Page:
Toronto-based not-for-profit organization Lifeline Syria has been at the forefront of efforts to bring Syrian refugees to Canada. Launched at the end of June, its target is to resettle 1,000 refugees in the Greater Toronto Area (GTA) within the next two years.
Peter Goodspeed, a volunteer with Lifeline Syria, explains that in order to accomplish this great task they need to recruit and train private sponsorship groups who have volunteered to bring families to Canada.
Over the past few months, the group has been fundraising and getting the word out through local community and faith-based organizations. Corporations have also been approaching the organization, interested in helping out Syrian refugees.
The most recent Lifeline Syria meeting in Oakville had 150 groups, according to Goodspeed. If each group took a family of four to five people, they’d be close to achieving their objective right off the bat. Lifeline Syria still has to connect with communities in Scarborough and north of Toronto, as well as places at the edge of the GTA like Ajax and Oshawa.
Once the refugees have settled in Canada, the sponsors have a commitment to them for one year.
With a recent influx in volunteers, the organization has been hosting meetings to introduce these potential sponsors to the system, showing them how to fill out the applications and how to prepare themselves to qualify for sponsorship. Right now, it can take anywhere from one to two years to process applications.
Since 2013, the government has brought 2,302 Syrian refugees to Canada.
Easing the transition
After the daunting task of approvals and documentation has cleared, a new set of challenges awaits the refugees and their sponsoring group.
Once the refugees have settled in Canada, the sponsors have a commitment to them for one year. They are responsible for providing the refugees with food, shelter and clothing. They will also try to help them get established, find jobs and learn to speak English.
Beyond the time spent helping these families, the price tag attached to sponsorship is steep. It can cost a sponsoring group approximately $27,000 to $30,000 annually to sponsor a family of four.
Lifeline Syria is currently putting together a handbook for sponsors to be posted to their website in mid-October that will walk sponsors through the process of guiding newly arrived refugees.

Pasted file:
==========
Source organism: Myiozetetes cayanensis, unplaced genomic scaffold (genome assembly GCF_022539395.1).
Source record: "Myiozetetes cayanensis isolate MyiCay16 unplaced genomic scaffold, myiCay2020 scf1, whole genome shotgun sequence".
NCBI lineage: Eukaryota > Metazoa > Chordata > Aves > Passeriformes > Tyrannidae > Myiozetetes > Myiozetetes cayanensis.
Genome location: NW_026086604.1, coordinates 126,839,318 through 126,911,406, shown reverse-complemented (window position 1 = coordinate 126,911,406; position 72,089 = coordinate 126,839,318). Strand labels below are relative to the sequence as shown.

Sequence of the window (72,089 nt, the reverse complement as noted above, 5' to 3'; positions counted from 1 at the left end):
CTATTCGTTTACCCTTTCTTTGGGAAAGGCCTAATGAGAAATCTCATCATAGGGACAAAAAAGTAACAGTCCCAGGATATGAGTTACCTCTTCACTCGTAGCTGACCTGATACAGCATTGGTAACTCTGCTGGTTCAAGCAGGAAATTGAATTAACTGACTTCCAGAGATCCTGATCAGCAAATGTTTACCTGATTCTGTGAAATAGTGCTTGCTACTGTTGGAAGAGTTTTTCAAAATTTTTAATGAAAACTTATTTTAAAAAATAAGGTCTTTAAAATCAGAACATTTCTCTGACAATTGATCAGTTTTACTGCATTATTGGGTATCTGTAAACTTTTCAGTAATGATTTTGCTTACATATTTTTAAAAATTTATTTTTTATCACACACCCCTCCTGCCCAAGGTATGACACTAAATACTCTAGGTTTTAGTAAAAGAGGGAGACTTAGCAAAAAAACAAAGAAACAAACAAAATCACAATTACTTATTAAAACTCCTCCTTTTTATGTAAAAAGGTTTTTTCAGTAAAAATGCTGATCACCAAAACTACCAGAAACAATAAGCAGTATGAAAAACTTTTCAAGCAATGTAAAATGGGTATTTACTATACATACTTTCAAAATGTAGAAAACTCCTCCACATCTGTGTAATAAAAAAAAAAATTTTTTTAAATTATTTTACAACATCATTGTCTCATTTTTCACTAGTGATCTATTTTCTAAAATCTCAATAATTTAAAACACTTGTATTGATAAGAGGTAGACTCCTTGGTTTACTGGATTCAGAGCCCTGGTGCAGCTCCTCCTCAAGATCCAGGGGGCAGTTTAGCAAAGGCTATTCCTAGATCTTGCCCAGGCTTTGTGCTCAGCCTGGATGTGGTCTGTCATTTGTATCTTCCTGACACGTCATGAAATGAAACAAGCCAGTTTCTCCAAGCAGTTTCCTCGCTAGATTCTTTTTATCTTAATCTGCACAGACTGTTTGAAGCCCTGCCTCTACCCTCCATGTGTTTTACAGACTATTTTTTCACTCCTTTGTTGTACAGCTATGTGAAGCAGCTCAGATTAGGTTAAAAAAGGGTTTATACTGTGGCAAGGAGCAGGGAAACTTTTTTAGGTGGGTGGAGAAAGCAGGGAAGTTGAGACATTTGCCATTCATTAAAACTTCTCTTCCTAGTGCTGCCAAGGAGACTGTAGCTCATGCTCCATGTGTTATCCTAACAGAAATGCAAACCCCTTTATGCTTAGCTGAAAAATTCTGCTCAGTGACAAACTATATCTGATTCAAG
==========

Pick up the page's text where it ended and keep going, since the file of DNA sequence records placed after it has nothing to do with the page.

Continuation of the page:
While he acknowledges the great efforts Lifeline Syria is making to help refugees, Don Curry, executive director of the North Bay Multicultural Centre, would like to see the federal government focus on relocating Syrian families in smaller city centres across the country, rather than in the GTA.
According to Curry, Toronto is “bursting [at] the seams,” and other areas of the country might benefit more from receiving refugees, who would support population growth and fill available jobs.
The North Bay Multicultural Centre, like many similar centres, has programs in place to help transition all newcomers into Canadian culture. Conversation circles and social events take place throughout the year, as well as mentorship programs in which refugees may be paired with people in the same field of study in order to help them find employment.
Curry says these kinds of programs reflect the “strength of a smaller city.”
“The politicians are sitting around debating numbers; the people generally are saying, ‘No, it’s time we did something.’”
“We’ve got lots of volunteers just eager to help,” he declares.
“The more, the merrier”
Despite the mechanics set in place to receive refugees, Curry believes it’s going to be quite some time before Syrian families actually arrive in North Bay. Currently, there aren’t any.
The northeastern Ontario city of Timmins is working to resettle just one Syrian family.
“It’s just a matter of getting the funds, doing the paperwork and making sure we have our place in line,” Curry says when asked to explain these numbers. “If there’s a matching system like the province is talking about, we could probably bring in more families.”
When asked about the reasons behind this mismatch, Goodspeed said, “The politicians are sitting around debating numbers; the people generally are saying, ‘No, it’s time we did something.’”
He believes public policy will ultimately be affected by the refugee crisis down the road, since “the people are pushing the government’s hand on this.”
Beyond saving lives, Goodspeed is convinced that bringing in Syrian refugees will “probably make Canada a much better place than it is, and the Middle East will be a lot safer too.” The displacement that has taken place in Syria is enormous, and the strain it has put on neighbouring countries is, says Goodspeed, “dangerous to the region and to world peace.”
While some have doubts about bringing in refugees from the Middle East, Goodspeed doesn’t think settling Syrians in Canada will jeopardize security – children make up half of registered refugees. Goodspeed believes we as a nation will have “far more serious security problems in the future than if we just step in and try to help these people now.”
Curry stands strong with Goodspeed, declaring wholeheartedly that there is plenty of room in Canada: “The more, the merrier.”